Even before he took the stage, Trump made it clear that he wasn’t about to throw out his non-playbook by making an announcement to the fraction of people who'd showed up early enough to get into the building on time.
"I'm supposed to wait a half hour because there are thousands of people outside, but I can't do that to you,” Trump said from behind the curtain, with a touch of “Wizard of Oz” mystique. “I’m going to come on right now!”
Yes, the candidate was still the boss of his campaign.
During his speech, Trump did allow a few moments to touch on some of the messages that his new overseers -- the so-called adults in the room -- want desperately for him to emphasize, decrying the loss of manufacturing jobs and promising to repeal Obamacare.
But Trump spent far more time being, well, the guy we’ve seen since day one of his campaign. He belittled the protesters who interrupted him at regular intervals, boasted about his crowd sizes (“far bigger than Bernie’s, by the way”), and, of course, made particular pains to try to emasculate “Lyin’ Ted Cruz."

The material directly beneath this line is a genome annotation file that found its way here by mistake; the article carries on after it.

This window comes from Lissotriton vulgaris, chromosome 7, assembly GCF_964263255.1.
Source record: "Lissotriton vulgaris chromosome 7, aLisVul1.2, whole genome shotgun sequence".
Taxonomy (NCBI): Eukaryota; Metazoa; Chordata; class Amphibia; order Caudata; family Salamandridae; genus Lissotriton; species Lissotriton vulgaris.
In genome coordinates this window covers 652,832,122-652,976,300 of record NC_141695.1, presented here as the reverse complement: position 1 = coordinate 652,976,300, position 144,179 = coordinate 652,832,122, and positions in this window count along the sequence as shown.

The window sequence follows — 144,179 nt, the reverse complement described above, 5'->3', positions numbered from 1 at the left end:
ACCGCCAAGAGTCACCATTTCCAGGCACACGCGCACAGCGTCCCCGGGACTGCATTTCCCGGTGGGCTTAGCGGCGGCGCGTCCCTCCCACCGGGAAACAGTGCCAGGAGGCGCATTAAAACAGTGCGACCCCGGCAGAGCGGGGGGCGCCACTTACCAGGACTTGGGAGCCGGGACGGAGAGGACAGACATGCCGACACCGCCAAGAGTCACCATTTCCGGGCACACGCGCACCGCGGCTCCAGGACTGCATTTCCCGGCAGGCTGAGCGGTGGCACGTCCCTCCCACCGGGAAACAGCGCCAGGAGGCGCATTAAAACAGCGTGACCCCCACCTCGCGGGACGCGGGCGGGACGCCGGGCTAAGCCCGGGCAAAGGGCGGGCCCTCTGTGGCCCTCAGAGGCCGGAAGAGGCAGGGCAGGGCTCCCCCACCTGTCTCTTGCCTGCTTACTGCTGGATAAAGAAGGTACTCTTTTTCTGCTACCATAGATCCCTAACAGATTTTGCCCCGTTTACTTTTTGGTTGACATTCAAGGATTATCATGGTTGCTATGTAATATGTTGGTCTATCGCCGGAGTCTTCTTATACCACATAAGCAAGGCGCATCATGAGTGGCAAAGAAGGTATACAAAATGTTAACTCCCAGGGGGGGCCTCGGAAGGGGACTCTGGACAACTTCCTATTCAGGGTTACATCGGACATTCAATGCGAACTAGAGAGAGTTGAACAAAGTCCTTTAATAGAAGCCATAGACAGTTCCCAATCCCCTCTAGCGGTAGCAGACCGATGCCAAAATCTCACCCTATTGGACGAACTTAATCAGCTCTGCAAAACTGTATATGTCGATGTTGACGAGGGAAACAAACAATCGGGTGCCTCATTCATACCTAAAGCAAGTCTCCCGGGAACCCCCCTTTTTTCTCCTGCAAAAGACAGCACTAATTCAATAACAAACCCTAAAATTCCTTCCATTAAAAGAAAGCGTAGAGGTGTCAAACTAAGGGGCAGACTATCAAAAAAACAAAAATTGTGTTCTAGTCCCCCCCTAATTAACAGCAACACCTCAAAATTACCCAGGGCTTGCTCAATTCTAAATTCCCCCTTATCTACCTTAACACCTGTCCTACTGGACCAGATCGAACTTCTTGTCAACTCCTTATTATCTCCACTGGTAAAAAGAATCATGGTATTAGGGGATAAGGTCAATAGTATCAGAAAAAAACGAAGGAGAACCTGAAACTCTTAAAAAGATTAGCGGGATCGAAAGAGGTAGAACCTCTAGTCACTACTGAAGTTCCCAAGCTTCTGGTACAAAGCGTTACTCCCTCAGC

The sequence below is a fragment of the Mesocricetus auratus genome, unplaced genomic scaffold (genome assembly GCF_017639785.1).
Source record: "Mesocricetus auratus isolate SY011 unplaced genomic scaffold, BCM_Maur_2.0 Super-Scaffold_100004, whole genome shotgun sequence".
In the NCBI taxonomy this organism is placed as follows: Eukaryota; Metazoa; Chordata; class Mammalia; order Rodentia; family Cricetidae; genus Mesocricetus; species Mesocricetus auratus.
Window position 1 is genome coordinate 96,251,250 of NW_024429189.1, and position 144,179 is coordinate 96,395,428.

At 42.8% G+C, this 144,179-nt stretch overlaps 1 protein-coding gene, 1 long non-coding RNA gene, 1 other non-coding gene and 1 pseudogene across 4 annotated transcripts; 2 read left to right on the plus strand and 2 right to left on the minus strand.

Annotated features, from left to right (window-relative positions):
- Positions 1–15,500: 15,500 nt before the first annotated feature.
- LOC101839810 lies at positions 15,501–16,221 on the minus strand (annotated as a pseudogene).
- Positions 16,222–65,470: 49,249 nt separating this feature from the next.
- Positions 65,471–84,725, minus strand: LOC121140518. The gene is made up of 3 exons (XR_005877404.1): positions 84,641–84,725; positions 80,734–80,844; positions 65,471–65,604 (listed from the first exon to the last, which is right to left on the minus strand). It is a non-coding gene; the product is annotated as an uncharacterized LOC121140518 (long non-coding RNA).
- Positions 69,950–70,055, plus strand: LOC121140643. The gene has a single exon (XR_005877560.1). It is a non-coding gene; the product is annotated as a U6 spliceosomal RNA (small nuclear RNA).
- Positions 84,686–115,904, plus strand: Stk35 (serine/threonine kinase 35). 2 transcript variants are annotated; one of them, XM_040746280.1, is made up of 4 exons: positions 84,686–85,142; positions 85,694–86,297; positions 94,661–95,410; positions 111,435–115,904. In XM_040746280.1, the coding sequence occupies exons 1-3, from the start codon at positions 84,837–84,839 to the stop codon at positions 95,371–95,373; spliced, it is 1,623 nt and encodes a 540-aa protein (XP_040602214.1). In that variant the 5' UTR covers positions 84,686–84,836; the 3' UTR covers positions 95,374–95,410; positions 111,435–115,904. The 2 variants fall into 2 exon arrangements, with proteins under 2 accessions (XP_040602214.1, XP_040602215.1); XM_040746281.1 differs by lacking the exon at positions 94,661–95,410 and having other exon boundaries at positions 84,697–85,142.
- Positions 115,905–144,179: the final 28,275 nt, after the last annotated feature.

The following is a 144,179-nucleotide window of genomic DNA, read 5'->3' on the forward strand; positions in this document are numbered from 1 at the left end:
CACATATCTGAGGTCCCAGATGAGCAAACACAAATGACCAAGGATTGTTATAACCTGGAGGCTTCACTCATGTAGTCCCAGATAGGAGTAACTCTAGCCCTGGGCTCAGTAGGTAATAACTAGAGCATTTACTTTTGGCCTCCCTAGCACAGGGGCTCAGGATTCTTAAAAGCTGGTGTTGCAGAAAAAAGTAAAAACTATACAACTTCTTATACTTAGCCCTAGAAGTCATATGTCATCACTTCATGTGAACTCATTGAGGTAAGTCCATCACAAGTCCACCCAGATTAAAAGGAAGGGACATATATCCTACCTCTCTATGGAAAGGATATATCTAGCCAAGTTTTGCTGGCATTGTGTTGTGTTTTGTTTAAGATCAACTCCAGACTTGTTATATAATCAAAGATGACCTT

"This guy, I mean, he went to New York, and they threw him around like a rag doll,” Trump, who we’ve all been assured is set to tone it down a notch and move toward uniting the party, said of his top Republican opponent.
Though he took particular delight in trashing Cruz, Trump appeared equally intent on sticking a thumb in the eye of anyone who had the gall to tell him -- the guy who defied all the pundits by getting this far -- that he was somehow doing it all wrong.
"At some point, I’m going to be so presidential that you people will be so bored, and I’ll come back as a presidential person, and instead of 10,000 people, I’ll have about 150 people,” Trump said, his voice oozing with the sarcasm of someone who thought that would be a terrible idea. “And they’ll say, ‘Boy. He really looks presidential.’”
Editor’s note: Donald Trump regularly incites political violence and is a serial liar, rampant xenophobe, racist, misogynist